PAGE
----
Cheers.. feeling totally lost with this.
VileReynard
Seasoned Pro
Posts: 10,994
Thanks: 265
Fixes: 11
Registered: 01-09-2007

Re: Snow Leopard 10.6.3 connecting to existing operating router.

The password is upper-case.

Webgirl
Dabbler
Posts: 14
Registered: 06-12-2008

Re: Snow Leopard 10.6.3 connecting to existing operating router.

Very cryptic Jeremy  Smiley. I've just, cos thoroughness in these things is worth a go, tried the password I changed to in the gateway in UPPERCASE.. and then for the hell of it, I've tried the original password (below the barcode) in UPPERCASE too..  still: "invalid password".
Nice to get a response though, thank you.
New observation: I did see under the airport icon a very brief: "no ip address". Again, whether that's relevant I have no idea. Networks are not my area of expertise.
I realise Snow Leopard is a 'minority' concern and new, having only been around since Sept 09, so I can understand it'll be a bit of a facer for 'support', but the lack of even a "we're looking into it" response on the ticket is really disappointing after a good service since signing-up.
Denzil
Grafter
Posts: 1,733
Registered: 31-07-2007

Re: Snow Leopard 10.6.3 connecting to existing operating router.

Perhaps Mr Evil's comment would be clearer with a question mark - passwords are case-sensitive, so it needs to be right.
The different flavours of WPA do make a difference - you need to have exactly the same settings on both PC and router.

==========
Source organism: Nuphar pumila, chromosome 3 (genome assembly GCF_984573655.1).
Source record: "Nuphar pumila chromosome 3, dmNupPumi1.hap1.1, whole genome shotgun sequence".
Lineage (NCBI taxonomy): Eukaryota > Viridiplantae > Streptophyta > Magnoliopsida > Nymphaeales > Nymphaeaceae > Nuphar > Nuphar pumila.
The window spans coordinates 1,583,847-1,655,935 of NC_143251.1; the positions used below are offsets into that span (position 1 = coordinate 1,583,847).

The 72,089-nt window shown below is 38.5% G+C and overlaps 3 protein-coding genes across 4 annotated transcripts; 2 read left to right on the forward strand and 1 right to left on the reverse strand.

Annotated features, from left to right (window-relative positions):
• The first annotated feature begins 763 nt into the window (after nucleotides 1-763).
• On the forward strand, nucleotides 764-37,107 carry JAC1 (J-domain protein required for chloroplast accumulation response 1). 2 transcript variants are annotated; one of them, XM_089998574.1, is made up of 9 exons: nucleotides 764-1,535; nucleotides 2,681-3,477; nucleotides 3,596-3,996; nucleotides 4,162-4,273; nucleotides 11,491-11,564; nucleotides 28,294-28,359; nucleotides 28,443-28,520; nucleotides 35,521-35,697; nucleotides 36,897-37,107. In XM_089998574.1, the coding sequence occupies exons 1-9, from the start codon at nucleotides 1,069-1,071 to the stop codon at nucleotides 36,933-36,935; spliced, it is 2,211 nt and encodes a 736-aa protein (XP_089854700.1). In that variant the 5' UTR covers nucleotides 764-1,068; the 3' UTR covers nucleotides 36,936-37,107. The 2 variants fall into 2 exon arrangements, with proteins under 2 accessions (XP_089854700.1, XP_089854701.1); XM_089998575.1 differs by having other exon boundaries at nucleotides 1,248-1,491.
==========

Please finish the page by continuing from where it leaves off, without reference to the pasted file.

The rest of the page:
The "No IP address" error is just a sign that your PC is not connecting to the router. Every PC on a network is assigned an IP address, which is a number which identifies each PC, and on home networks it is usually the router's job to assign it.
If your router itself is connected to the internet OK then it isn't really anything to do with PlusNet, although I am sure they will help where they can, as well as us fellow customers.
Webgirl
Dabbler
Posts: 14
Registered: 06-12-2008

Re: Snow Leopard 10.6.3 connecting to existing operating router.

Hi Denzil.
I hear what you're saying. Just attempted to call their support line and though the web site was saying "0 calls waiting 0 time", I found myself listening to an auto message saying they're experiencing unprecedented levels of support calls..    Shocked   .... I'm concluding some poor soul will eventually surface. I'd hate to work in support myself. Unfortunately not being able to connect the new mac will start costing me money very soon so I'm under pressure too. Bad world we live in eh.